(This article belongs to the Special Issue Advances in Multiple Sclerosis, Volume II)
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11 pages, 1194 KiB  
Article
A Comparative Analysis of Symmetry Indices for Spatiotemporal Gait Features in Early Parkinson’s Disease
Neurol. Int. 2023, 15(3), 1129-1139; https://doi.org/10.3390/neurolint15030070 - 07 Sep 2023
Viewed by 689
Abstract
This study compared the five most commonly used equations for calculating gait symmetry in discrete variables among Parkinson’s disease patients. Twelve patients (five women and seven men) performed ten consecutive gait trials on a 10 m walkway. Gait data were collected using eight [...] Read more.
This study compared the five most commonly used equations for calculating gait symmetry in discrete variables among Parkinson’s disease patients. Twelve patients (five women and seven men) performed ten consecutive gait trials on a 10 m walkway. Gait data were collected using eight optoelectronic cameras (100 fr/s). The analysis focused on various spatiotemporal parameters, including cadence, step time, stride time, single support, double support, walking speed, step length, stride length, step width, and foot angle. Five symmetry indices were calculated for each trial rather than averaging the ten recorded trials. The variability in and reliability of each symmetry equation were assessed using the coefficient of variation (CV) and intraclass correlation coefficient (ICC), respectively. Additionally, Bland–Altman plots were produced to visualize the agreement between each pair of methods for each spatiotemporal parameter. The results revealed that the symmetry ratio method exhibited lower variability and higher reliability compared with the other four indices across all spatiotemporal gait parameters. However, it was found that the reliability of a single trial was generally poor, regardless of the symmetry calculation formula used. Therefore, we recommend basing measurements of gait asymmetry in Parkinson’s disease on multiple trials. Full article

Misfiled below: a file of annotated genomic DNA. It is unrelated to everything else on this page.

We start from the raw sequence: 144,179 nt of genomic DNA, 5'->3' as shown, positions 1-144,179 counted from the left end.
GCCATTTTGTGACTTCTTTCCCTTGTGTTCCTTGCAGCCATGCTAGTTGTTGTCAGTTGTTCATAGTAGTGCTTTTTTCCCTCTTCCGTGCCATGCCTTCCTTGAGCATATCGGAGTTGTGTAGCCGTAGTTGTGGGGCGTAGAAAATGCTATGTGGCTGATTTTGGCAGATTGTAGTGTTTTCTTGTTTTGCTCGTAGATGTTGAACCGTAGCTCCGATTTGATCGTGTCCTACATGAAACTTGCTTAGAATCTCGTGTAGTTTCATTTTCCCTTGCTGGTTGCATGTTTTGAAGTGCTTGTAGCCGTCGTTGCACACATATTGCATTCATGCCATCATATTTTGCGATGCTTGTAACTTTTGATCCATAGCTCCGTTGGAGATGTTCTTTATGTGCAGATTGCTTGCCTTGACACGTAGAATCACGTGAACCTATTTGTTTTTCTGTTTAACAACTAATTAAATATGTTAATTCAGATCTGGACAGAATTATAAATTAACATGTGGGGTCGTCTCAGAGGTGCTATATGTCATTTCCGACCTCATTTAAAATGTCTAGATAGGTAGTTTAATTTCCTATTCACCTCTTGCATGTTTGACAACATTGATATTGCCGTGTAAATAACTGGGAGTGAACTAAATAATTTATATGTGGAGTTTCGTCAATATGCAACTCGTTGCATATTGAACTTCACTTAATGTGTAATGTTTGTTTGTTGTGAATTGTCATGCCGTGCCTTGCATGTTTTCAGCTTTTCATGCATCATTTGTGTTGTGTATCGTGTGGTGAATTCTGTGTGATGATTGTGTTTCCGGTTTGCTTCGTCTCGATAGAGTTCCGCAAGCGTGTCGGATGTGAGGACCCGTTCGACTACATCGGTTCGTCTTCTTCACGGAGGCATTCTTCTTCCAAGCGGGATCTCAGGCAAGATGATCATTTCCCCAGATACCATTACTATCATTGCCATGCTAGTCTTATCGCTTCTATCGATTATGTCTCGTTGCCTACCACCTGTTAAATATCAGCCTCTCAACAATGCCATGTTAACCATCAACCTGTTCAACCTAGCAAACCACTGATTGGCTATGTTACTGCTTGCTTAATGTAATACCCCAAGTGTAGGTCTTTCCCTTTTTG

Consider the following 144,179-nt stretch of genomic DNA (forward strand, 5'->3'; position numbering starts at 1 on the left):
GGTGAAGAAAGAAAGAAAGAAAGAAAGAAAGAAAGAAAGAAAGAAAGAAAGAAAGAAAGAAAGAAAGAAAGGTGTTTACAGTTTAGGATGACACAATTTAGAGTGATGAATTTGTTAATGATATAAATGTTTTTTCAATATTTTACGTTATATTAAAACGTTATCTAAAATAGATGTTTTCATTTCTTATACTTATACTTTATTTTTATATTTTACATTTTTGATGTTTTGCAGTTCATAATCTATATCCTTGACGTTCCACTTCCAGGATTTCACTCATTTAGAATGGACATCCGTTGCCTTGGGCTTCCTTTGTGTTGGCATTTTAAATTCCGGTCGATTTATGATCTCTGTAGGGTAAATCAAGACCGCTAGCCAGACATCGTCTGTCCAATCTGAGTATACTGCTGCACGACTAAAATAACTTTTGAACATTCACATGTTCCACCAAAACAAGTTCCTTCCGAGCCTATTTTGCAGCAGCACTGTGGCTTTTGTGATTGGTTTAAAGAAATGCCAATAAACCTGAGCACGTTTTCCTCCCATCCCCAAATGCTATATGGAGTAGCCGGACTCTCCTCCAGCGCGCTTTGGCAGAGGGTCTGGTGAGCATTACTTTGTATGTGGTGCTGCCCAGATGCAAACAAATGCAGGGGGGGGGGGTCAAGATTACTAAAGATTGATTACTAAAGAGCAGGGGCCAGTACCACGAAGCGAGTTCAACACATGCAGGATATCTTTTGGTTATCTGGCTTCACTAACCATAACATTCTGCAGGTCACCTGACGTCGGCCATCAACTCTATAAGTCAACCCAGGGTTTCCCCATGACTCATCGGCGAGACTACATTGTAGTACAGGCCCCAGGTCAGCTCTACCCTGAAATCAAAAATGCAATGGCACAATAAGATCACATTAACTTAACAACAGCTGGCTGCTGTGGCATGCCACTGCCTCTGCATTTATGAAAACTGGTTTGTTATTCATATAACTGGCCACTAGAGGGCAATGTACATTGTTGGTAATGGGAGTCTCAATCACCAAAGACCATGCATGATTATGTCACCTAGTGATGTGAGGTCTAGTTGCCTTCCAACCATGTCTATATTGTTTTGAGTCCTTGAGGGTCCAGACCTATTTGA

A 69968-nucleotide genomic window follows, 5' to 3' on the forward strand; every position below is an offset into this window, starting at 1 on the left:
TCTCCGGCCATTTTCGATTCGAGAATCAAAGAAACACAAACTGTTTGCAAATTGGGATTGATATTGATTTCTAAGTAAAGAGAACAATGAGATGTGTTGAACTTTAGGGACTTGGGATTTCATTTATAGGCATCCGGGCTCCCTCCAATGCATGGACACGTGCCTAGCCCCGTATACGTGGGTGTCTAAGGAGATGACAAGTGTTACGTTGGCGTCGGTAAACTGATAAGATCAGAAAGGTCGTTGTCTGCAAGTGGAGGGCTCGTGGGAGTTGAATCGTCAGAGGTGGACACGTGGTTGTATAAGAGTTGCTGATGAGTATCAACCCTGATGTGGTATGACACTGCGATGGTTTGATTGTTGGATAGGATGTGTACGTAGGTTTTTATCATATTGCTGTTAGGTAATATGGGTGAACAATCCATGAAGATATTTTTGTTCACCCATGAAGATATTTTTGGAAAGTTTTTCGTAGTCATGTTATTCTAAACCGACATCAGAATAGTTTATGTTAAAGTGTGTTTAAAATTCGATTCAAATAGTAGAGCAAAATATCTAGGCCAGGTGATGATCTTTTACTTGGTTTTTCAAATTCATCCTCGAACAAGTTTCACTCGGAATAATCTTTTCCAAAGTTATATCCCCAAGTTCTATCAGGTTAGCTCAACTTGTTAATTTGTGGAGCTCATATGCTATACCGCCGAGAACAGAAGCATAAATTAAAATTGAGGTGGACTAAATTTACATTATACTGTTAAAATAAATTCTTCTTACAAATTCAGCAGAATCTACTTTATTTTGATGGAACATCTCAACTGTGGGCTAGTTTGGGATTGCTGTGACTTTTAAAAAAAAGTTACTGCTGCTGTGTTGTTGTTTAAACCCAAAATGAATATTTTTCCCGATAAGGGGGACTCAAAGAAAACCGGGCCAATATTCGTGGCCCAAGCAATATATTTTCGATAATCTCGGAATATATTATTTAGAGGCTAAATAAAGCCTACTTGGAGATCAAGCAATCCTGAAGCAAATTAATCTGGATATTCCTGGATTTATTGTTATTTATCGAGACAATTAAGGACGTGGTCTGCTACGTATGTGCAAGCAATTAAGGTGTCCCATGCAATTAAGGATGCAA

(This article belongs to the Collection Advances in Neurodegenerative Diseases)
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12 pages, 311 KiB  
Article